Danielle Allen is a political theorist at the Institute of Advanced Study and a contributing columnist for The Post. Her research will be the focus of a free conference on the Declaration of Independence titled “Punctuating Happiness,” on June 23 at National Archives in Washington.
For all that we talk about “original” founding documents, when it comes to the Declaration of Independence at least, we’ve had multiple versions since the earliest days of the revolution. The most important difference among these versions appears in the sentence about self-evident truths.
The manuscripts written out by John Adams and Thomas Jefferson; the version voted on by Congress, as attested to in the official minutes recorded by Charles Thomson; and the official poster printed up by John Dunlap at Congress’s request, on July 4 and 5, 1776, record a very long second sentence, reading as follows:
“We hold these truths to be self-evident, that all men are created equal, that they are endowed by their Creator with certain unalienable Rights, that among these are Life, Liberty and the pursuit of Happiness; that to secure these rights, Governments are instituted among Men, deriving their just powers from the consent of the governed; that whenever any Form of Government becomes destructive of these ends, it is the Right of the People to alter or to abolish it, and to institute new Government, laying its foundation on such principles and organizing its powers in such form, as to them shall seem most likely to effect their Safety and Happiness.”
This lengthy sentence is a remarkably cogent expression of the theory of revolution that developed in early modern political thought. The people preserve their right to ensure that their rights are secured. When governments fail to secure those rights, the people may alter their government or, if it comes to it, abolish it and start over.
Yet on July 6, Philadelphia printer Benjamin Towne — who had obtained a copy of the Declaration we know not how — printed an unauthorized version that broke that long sentence into two by placing a period after “pursuit of happiness.” Towne scooped Dunlap, who didn’t get the Declaration into his own paper until July 8. As the first newspaper printing, Towne’s version was circulated extensively and read like this:
“We hold these truths to be self-evident, That all men are created equal; that they are endowed, by their Creator, with certain unalienable rights; that among these are life, liberty, and the pursuit of happiness. That to secure these rights, governments are instituted among men, deriving their just powers from the content of the governed . . .”
In Towne’s printing, both the requirement that government balance the individual right to pursue happiness with the collective safety and happiness of the people and the accompanying theory of revolution drift out of focus. The period after pursuit of happiness leads us to disconnect the opening premise about individual rights from the argument for the positive value of good government and the all-important conclusion about altering governments that fail us. Last summer, I stood behind a group of high school students at an exhibit about the Declaration. They began reading one of the versions of the text with the period. When they got to “pursuit of happiness,” they lifted their hands in the air, shouted “yes,” and were gone. They got the point about individual rights but not the people’s responsibility to determine principles and organizational forms that achieve their shared safety and happiness.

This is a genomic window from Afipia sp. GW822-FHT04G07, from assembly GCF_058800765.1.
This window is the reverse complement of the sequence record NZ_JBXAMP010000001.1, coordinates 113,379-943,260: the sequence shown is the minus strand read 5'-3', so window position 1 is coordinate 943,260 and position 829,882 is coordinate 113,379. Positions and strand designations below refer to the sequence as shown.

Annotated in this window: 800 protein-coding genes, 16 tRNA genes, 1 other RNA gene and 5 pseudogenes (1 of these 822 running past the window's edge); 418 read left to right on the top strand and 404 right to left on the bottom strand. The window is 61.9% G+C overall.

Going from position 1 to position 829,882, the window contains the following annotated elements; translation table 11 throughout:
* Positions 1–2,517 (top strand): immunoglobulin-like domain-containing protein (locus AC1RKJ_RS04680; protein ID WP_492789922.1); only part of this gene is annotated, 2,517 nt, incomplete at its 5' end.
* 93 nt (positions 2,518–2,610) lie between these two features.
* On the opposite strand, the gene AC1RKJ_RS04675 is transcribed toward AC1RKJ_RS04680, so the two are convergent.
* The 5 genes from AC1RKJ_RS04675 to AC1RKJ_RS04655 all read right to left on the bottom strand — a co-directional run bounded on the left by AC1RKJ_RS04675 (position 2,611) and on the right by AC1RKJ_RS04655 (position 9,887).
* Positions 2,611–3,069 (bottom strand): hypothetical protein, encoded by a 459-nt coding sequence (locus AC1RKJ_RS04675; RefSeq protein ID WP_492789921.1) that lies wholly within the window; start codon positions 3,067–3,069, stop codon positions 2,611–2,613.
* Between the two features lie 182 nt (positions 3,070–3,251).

Six months after Towne printed his version, another printer used Towne’s text as the starting point for an official version. In January 1777, after the Continental Congress scrambled to Baltimore because the British had pressed into Philadelphia, Congress commissioned local printer Mary Katherine Goddard to create 13 copies of the Declaration, one for the official archives of each newly minted state. Goddard served as Baltimore’s postmistress and leading newspaper woman. She had already printed a version of the Declaration in her newspaper on July 10 that followed Towne’s printing. She did this again when she printed an authorized Declaration for each state capital.
Thus, by January 1777, the infant country had four official versions of its Declaration of Independence. There was the text by Thomson, Congress’s secretary, in Congress’s official minutes book. There was Dunlap’s printing for Congress. There was the parchment done by calligrapher Timothy Matlack that members of Congress signed, now a national treasure held by the National Archives. And there were the 13 copies that Goddard printed.
Two of these — the Thomson version and the Dunlap version — have a list of self-evident truths set out as a single sentence ending in “their safety and happiness,” and conveying the theory of revolution. One of these, Goddard’s printing, has a period after “pursuit of happiness,” giving us a rather different second sentence.
But what about the parchment? What did Matlack write? We actually don’t know just how he punctuated that second sentence. The text is poorly legible at that spot. There is a mark after “pursuit of happiness,” but without some miraculous discovery from technologies such as hyper-spectral imaging, we can’t say for certain whether it’s a period or a comma.
In short, we have a diverse textual tradition for the Declaration of Independence, and we’ve had it since July 6, 1776, when Towne’s unauthorized newspaper printing spread far and wide.
The Declaration of Independence is a required text in the Common Core, and all versions of the SAT, starting in 2016, will engage with it in some way. Just how should we teach this text, given its diverse tradition?